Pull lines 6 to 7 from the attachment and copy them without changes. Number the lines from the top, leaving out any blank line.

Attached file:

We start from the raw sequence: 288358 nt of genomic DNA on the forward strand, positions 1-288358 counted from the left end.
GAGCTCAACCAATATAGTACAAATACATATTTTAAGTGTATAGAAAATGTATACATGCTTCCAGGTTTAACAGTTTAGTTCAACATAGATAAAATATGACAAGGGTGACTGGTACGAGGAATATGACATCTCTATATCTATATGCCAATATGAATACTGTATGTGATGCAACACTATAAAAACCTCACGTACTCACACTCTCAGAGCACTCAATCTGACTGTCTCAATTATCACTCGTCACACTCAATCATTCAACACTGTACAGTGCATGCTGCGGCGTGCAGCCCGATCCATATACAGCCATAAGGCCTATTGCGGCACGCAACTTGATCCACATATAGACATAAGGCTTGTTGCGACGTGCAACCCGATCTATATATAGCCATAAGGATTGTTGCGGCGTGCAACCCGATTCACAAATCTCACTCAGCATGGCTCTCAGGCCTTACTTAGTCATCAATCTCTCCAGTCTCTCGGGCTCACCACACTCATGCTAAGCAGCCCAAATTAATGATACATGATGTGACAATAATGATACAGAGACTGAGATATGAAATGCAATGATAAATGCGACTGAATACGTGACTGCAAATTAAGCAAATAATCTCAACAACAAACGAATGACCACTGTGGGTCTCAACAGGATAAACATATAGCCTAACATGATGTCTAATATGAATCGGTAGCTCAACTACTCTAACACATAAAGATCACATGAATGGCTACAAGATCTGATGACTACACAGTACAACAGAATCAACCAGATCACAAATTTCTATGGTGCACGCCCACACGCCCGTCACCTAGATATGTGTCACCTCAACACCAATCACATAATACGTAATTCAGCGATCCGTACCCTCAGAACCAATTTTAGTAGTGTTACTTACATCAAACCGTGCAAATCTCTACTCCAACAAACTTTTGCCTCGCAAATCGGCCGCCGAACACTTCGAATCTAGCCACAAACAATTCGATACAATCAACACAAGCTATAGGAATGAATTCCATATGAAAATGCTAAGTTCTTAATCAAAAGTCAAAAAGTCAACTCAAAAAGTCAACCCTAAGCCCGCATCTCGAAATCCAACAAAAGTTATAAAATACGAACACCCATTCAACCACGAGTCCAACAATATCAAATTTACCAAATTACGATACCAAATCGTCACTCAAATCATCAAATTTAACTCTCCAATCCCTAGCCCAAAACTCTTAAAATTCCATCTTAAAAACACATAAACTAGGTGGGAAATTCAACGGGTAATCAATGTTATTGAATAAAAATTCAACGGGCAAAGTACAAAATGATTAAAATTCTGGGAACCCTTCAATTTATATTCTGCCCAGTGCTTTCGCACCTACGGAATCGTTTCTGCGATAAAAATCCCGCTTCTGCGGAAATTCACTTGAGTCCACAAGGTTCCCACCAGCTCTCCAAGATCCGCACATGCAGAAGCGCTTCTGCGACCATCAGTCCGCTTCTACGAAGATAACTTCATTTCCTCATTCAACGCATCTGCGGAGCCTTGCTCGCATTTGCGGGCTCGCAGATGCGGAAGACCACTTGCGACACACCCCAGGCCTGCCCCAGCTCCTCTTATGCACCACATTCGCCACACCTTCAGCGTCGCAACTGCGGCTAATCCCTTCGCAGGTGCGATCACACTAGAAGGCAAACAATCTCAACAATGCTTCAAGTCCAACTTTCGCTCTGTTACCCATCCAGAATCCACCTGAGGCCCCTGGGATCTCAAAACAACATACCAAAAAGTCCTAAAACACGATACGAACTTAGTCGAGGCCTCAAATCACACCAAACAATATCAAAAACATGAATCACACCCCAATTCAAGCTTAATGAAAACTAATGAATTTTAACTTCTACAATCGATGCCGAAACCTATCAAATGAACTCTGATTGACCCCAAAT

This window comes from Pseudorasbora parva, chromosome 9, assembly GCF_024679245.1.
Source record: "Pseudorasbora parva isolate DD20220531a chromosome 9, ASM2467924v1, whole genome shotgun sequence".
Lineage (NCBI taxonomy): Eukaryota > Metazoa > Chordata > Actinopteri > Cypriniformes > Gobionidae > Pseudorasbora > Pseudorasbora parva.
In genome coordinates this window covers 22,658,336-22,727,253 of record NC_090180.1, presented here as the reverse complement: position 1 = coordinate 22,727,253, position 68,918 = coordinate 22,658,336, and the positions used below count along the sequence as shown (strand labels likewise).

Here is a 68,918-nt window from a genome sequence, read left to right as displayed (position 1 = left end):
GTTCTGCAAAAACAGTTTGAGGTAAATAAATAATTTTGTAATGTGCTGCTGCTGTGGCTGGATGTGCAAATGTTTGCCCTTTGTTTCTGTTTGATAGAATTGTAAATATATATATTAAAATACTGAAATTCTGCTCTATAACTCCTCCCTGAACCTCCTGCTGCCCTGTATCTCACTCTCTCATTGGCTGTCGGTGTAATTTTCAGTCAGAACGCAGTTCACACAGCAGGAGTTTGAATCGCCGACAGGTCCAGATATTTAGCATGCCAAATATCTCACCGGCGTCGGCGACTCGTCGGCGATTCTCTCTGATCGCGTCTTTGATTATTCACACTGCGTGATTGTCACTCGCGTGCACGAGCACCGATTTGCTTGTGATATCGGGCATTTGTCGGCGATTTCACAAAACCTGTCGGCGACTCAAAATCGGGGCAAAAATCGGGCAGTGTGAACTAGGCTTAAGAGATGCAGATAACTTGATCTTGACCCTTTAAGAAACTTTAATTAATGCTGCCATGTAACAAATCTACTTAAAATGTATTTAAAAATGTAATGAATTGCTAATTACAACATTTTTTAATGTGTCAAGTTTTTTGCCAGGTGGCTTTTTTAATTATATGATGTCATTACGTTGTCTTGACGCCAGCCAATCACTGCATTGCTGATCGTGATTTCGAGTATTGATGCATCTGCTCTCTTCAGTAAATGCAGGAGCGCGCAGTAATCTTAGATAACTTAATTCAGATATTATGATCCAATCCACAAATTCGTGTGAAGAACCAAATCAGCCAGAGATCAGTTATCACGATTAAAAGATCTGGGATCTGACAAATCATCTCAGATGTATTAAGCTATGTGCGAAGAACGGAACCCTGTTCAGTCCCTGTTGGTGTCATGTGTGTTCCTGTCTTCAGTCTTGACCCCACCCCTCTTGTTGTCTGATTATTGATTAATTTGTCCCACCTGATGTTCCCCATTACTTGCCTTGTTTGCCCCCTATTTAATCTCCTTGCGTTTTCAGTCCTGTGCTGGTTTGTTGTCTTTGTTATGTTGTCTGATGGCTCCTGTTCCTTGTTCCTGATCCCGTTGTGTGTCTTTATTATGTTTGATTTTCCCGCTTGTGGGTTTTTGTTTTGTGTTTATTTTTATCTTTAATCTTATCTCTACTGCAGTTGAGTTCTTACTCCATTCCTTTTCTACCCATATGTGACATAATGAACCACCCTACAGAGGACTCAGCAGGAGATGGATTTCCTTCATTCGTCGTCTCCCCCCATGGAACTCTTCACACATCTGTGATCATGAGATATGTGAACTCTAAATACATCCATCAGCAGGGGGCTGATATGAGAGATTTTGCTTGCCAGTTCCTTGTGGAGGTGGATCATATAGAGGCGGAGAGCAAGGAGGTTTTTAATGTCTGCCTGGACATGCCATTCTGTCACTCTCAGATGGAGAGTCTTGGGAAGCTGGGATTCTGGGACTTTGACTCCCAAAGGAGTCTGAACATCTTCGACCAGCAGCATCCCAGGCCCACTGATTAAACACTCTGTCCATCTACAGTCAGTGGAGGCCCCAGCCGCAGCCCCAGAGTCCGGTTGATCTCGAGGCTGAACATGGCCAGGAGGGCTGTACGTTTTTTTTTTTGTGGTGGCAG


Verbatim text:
In genome coordinates this window covers 22,658,336-22,727,253 of record NC_090180.1, presented here as the reverse complement: position 1 = coordinate 22,727,253, position 68,918 = coordinate 22,658,336, and the positions used below count along the sequence as shown (strand labels likewise).

Here is a 68,918-nt window from a genome sequence, read left to right as displayed (position 1 = left end):